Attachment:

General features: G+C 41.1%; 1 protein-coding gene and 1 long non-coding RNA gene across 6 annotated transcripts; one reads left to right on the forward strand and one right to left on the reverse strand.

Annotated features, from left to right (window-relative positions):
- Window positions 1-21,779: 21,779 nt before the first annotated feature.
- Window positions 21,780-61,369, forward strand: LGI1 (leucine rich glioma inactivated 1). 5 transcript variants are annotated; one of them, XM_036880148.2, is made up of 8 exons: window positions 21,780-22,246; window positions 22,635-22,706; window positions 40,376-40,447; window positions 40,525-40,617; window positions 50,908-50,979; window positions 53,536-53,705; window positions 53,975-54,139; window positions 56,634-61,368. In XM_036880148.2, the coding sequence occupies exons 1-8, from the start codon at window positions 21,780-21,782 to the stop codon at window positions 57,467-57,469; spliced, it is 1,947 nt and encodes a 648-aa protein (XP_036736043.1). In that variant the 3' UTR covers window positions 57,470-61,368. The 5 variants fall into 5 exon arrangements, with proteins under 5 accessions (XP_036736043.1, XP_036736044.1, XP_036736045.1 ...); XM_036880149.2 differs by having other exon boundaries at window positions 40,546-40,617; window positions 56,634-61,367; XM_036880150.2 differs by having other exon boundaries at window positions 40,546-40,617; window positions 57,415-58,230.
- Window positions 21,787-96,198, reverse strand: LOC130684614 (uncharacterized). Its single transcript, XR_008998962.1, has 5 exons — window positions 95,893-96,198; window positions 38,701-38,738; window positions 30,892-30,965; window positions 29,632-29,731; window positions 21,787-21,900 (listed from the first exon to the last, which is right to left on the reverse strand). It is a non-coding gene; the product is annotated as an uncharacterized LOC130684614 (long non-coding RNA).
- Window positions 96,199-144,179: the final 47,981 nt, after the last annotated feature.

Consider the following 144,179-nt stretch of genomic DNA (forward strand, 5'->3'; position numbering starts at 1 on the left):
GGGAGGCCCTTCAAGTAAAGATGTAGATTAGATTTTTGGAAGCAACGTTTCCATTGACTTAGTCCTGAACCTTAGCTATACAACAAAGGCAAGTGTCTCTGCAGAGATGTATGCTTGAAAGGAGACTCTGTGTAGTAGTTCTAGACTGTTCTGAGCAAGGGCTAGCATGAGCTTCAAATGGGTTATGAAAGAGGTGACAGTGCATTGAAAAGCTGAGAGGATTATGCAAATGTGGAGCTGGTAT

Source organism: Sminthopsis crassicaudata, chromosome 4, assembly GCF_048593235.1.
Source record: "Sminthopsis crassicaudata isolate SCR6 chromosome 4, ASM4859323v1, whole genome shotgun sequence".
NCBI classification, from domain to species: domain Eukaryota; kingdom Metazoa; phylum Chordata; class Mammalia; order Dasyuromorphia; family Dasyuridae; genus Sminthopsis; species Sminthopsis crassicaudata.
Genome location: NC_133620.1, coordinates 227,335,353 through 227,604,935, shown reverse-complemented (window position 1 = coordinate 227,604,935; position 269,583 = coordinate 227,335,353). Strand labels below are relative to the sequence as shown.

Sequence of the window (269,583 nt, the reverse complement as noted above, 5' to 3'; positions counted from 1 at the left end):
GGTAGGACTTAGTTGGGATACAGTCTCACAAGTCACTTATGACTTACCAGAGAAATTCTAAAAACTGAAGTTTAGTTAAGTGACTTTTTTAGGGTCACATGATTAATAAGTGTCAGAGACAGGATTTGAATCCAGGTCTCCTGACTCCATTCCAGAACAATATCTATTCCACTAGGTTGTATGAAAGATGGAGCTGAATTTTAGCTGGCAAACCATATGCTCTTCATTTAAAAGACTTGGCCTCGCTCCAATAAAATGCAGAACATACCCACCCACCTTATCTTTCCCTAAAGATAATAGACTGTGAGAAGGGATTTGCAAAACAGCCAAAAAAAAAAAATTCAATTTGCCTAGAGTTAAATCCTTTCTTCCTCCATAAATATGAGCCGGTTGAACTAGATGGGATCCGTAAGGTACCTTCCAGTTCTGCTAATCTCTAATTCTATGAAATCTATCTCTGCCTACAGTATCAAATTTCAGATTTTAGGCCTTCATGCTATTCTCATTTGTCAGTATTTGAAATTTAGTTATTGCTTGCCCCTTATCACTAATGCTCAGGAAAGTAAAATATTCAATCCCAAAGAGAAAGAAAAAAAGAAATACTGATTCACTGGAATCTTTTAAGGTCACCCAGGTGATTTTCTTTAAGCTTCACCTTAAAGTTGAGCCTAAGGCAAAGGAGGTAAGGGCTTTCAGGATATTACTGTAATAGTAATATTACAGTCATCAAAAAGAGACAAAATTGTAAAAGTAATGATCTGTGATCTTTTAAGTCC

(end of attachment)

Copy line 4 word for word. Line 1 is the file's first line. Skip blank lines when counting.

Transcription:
- Window positions 21,780-61,369, forward strand: LGI1 (leucine rich glioma inactivated 1). 5 transcript variants are annotated; one of them, XM_036880148.2, is made up of 8 exons: window positions 21,780-22,246; window positions 22,635-22,706; window positions 40,376-40,447; window positions 40,525-40,617; window positions 50,908-50,979; window positions 53,536-53,705; window positions 53,975-54,139; window positions 56,634-61,368. In XM_036880148.2, the coding sequence occupies exons 1-8, from the start codon at window positions 21,780-21,782 to the stop codon at window positions 57,467-57,469; spliced, it is 1,947 nt and encodes a 648-aa protein (XP_036736043.1). In that variant the 3' UTR covers window positions 57,470-61,368. The 5 variants fall into 5 exon arrangements, with proteins under 5 accessions (XP_036736043.1, XP_036736044.1, XP_036736045.1 ...); XM_036880149.2 differs by having other exon boundaries at window positions 40,546-40,617; window positions 56,634-61,367; XM_036880150.2 differs by having other exon boundaries at window positions 40,546-40,617; window positions 57,415-58,230.